Regional Express (Rex) has reported a double-digit fall in 2014/15 full year net profit and says the future is uncertain amid ongoing weakness in Australia’s resources sector and declining passenger numbers.
The company said on Friday net profit for the 12 months to June 30 2015 tumbled 13.6 per cent to $6.67 million, compared with $7.73 million in the prior corresponding period. It was the third straight year of declining profits at the airline.
Revenue rose 1.1 per cent to $256.2 million, Rex said in its financial results filed to the Australian Securities Exchange (ASX) on Friday.
Rex deputy chairman John Sharp says the “regional headwinds” the airline is facing, comprising not just the downturn in mining investment and weaker commodities prices, but also drought and bushfires, had made life difficult for the regional carrier.
“All of the serious calamities that regional Australia has been faced with have all made it a very difficult economic environment for a company like Rex to operate in,” Sharp said at Rex’s full year results presentation in Sydney on Friday.
“It’s tough going in the bush at the moment.”
Rex said passenger numbers dipped 1.9 per cent in 2014/15 to 1.025 million, 19,500 lower than the prior year. That represented a $3.1 million fall in passenger revenue from Rex’s non-subsidised RPT network.
Meanwhile, capacity measured by available seat kilometres fell 2.2 per cent, while load factors were stable at 54.7 per cent. The figures did not include Rex’s five Queensland government route contracts that began on January 1 2015.
The carrier’s 2014/15 results said trading conditions deteriorated “drastically in the last quarter of the financial year”.
The weaker Australian dollar had also increased US-dollar denominated costs over the past year.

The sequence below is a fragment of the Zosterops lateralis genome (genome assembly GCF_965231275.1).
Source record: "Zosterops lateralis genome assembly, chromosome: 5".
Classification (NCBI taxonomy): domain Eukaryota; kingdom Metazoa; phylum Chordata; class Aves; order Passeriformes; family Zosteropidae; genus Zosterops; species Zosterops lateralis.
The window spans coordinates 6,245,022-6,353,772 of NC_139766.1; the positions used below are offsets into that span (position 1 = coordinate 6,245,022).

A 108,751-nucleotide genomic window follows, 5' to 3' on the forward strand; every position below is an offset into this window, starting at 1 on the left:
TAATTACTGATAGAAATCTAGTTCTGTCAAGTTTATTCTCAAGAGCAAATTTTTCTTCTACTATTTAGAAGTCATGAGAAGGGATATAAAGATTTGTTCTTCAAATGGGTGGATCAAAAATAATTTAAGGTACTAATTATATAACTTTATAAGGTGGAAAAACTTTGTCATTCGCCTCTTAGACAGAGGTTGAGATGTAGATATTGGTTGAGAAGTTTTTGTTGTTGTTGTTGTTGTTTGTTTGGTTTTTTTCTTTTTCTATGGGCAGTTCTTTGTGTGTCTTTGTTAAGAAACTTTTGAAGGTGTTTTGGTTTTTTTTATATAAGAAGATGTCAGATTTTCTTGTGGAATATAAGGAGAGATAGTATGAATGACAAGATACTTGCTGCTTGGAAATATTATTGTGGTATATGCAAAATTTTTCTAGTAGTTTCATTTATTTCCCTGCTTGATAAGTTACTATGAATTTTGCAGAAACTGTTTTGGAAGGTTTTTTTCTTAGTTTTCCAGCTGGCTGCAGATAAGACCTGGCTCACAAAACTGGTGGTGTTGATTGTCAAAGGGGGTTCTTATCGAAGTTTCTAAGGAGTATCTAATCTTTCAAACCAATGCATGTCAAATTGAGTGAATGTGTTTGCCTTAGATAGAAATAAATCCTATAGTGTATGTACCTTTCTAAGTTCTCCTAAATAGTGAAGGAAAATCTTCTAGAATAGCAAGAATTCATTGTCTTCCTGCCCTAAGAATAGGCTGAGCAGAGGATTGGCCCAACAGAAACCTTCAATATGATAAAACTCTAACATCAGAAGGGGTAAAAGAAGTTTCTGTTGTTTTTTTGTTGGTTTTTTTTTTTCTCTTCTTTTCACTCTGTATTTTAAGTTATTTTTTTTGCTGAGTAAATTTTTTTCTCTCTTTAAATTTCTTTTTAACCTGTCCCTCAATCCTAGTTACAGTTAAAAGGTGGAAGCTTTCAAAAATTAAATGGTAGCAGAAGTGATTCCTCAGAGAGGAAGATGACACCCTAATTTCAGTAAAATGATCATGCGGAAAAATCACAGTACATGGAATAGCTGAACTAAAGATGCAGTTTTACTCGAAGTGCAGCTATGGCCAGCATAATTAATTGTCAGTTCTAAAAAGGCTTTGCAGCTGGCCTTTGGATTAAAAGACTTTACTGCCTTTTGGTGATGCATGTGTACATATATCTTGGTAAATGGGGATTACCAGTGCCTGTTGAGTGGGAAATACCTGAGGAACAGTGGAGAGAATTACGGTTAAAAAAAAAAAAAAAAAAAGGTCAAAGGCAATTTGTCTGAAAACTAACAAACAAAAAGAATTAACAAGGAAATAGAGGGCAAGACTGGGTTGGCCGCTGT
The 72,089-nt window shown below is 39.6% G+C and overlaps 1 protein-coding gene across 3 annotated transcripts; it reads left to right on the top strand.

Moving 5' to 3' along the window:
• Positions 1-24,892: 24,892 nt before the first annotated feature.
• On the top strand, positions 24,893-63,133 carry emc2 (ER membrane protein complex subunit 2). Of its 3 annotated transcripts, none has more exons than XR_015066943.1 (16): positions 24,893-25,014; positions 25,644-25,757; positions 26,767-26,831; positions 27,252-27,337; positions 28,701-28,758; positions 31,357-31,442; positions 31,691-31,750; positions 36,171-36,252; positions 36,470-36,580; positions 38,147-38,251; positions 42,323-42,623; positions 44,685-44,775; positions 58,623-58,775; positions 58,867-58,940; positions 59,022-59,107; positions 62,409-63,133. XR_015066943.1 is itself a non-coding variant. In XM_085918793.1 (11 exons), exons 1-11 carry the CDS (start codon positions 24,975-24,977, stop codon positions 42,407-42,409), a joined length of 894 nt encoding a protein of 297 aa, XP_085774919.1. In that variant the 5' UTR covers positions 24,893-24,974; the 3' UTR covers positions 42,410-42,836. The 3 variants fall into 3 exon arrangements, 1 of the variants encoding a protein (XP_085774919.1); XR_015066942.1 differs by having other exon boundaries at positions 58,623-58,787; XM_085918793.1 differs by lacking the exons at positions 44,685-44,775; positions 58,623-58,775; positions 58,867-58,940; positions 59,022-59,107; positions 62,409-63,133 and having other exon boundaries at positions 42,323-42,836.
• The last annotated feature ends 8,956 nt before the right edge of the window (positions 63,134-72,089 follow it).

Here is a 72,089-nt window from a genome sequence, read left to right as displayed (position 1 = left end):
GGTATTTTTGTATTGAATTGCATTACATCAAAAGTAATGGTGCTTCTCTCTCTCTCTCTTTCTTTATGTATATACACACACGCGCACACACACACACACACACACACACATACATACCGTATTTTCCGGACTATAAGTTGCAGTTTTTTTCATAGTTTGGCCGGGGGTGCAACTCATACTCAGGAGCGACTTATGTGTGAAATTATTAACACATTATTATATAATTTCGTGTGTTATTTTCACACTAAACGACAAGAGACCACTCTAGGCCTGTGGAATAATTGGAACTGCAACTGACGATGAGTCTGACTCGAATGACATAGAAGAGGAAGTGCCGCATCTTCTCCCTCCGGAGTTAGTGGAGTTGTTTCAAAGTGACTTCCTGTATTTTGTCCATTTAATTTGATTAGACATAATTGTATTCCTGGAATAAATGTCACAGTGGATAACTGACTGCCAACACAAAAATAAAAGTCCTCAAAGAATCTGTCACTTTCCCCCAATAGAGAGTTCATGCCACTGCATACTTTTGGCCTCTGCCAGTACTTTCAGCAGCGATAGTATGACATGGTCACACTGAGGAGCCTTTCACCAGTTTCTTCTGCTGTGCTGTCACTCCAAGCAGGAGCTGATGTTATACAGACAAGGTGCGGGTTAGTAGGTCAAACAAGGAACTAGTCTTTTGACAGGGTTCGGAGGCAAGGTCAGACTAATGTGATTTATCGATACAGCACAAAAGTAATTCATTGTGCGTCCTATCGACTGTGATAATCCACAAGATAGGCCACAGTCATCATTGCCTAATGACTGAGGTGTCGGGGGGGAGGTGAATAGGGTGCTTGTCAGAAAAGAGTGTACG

Sharp said while passenger numbers on mining-linked routes had been weaker, load factors on some leisure destinations in Rex’s network such as Merrimbula had been quite stable.
“It’s quite clear from our analysis of the way the passenger numbers are changing that the mining slowdown has had quite an impact on our passenger numbers overall and we are not the airline to experience such a thing,” Sharp said.
On a more positive note (or tailwinds as the company described it), Rex said it expected the first full year of operating Queensland government regulated routes in 2015/16 would help boost profits, while it expected to book a $4.5 million benefit from lower global oil prices in the current year.
Rex said fuel costs fell $1.85 million in 2014/15, while the end of the carbon tax yielded a $2.5 million boost to the bottom line.
The company declined to offer profit guidance for the current year due to the uncertain operating environment.
“We are certainly not confident to predict the net outcome of headwinds and tailwinds,” Sharp said.
Rex shares were down 9.5 cents, or 10 per cent, at 85 cents in afternoon trade on the ASX on Friday.
The company deferred a decision on whether to pay a dividend to November’s annual general meeting.
Meanwhile, Rex also flagged interest in bidding for some government regulated routes Western Australia that were open for tender.
Sharp noted WA and the Northern Territory were the only two states where Rex did not have operations.
“Rex is now giving serious consideration to tendering for some of these licensed routes in Western Australia and to establish a beach head if you like further growth and development of the company in that particular state,” Sharp said.
“That’s another thing we think if we decide to proceed with it will be a boost to the company’s financial performance over the course of the next four months.”
Curiously, Rex’s financial results first appeared on the ASX website at 1154 Sydney time, some 10 minutes after the company’s presentation concluded.
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